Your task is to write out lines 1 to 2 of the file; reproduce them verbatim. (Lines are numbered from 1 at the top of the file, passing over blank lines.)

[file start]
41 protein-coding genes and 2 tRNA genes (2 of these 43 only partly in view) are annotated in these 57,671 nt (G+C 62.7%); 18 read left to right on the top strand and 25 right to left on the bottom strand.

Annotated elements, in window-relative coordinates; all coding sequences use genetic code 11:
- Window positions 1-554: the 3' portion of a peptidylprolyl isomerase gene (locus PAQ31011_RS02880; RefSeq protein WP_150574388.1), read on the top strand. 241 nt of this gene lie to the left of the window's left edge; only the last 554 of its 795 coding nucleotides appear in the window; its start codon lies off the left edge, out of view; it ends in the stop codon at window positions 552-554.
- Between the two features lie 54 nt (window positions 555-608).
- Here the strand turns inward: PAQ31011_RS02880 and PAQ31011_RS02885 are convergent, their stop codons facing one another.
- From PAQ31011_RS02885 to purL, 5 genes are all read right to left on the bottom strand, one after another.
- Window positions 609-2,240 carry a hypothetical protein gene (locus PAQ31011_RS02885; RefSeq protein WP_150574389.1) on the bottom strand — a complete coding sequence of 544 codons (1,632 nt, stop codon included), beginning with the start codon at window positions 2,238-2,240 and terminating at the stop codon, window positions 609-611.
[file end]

41 protein-coding genes and 2 tRNA genes (2 of these 43 only partly in view) are annotated in these 57,671 nt (G+C 62.7%); 18 read left to right on the top strand and 25 right to left on the bottom strand.

Annotated elements, in window-relative coordinates; all coding sequences use genetic code 11: